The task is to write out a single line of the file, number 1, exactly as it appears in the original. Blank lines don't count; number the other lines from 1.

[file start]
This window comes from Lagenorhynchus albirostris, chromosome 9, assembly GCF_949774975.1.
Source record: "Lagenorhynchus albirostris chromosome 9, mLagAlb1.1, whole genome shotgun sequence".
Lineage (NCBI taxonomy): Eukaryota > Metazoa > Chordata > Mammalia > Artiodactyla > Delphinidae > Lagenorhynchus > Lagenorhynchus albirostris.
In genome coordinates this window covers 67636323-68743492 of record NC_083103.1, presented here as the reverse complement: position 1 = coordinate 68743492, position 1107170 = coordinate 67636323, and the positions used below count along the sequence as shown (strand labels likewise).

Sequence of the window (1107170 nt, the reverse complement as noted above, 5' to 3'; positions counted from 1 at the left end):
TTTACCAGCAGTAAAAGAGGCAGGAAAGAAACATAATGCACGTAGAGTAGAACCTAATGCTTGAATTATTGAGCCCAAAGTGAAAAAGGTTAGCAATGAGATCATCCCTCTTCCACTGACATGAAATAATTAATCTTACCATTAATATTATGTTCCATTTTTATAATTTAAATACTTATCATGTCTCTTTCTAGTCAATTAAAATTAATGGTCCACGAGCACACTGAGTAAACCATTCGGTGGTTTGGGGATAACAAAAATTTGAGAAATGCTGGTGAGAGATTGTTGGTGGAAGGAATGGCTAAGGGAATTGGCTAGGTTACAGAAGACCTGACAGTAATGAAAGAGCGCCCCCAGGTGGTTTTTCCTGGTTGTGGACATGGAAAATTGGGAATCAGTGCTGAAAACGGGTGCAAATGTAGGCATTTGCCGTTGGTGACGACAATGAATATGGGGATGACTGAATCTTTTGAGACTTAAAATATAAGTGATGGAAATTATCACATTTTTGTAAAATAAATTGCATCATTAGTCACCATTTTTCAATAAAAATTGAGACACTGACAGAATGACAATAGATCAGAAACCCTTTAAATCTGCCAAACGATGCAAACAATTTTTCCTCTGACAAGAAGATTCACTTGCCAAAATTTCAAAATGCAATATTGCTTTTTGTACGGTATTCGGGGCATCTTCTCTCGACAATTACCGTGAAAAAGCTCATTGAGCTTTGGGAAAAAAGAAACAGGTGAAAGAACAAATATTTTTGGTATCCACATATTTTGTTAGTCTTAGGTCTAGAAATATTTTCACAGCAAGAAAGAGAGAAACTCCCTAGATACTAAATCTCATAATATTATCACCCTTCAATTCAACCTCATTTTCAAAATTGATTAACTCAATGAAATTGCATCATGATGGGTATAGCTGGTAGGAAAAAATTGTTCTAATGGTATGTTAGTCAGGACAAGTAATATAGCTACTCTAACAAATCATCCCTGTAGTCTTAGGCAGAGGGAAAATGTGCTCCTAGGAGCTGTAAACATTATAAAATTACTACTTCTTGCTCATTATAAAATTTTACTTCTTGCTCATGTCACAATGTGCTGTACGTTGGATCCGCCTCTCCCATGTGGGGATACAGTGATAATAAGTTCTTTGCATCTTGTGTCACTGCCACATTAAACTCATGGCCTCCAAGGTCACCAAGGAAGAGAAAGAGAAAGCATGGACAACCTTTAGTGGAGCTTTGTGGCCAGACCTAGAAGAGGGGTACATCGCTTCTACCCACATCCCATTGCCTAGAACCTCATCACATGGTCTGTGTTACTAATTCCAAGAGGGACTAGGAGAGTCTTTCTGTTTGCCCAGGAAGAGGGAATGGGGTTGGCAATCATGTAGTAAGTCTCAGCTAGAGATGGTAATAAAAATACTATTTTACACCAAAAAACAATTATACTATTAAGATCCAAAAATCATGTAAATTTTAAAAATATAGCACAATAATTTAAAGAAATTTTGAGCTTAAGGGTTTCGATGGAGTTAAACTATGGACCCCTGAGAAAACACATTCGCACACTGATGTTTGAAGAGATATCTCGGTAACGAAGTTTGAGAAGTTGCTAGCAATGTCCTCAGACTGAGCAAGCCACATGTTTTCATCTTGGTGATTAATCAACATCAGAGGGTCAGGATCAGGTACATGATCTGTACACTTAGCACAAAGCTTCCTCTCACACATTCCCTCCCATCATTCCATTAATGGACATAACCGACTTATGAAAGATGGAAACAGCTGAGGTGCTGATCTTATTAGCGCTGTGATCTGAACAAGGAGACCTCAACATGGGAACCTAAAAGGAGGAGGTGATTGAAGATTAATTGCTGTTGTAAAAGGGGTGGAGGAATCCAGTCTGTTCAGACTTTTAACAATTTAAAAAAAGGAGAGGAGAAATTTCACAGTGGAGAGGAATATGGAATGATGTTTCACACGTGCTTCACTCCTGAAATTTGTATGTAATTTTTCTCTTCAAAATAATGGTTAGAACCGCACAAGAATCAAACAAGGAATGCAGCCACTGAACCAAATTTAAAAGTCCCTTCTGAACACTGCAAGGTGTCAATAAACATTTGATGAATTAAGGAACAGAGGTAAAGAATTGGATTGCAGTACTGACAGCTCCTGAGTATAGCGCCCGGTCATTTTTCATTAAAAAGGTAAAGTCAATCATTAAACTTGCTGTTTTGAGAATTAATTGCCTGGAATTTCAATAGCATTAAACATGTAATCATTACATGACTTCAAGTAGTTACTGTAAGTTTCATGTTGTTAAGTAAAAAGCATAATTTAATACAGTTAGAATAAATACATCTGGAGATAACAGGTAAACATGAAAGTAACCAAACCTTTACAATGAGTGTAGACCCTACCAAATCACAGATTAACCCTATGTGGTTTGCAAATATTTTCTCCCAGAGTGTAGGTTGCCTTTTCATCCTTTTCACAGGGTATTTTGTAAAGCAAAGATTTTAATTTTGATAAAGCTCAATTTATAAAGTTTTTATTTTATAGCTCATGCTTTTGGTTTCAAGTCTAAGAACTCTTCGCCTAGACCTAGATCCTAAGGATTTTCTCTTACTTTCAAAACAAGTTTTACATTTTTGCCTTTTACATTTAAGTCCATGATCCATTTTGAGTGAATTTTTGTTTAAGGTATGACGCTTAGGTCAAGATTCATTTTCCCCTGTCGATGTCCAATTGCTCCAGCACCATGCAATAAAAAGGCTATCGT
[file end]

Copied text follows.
This window comes from Lagenorhynchus albirostris, chromosome 9, assembly GCF_949774975.1.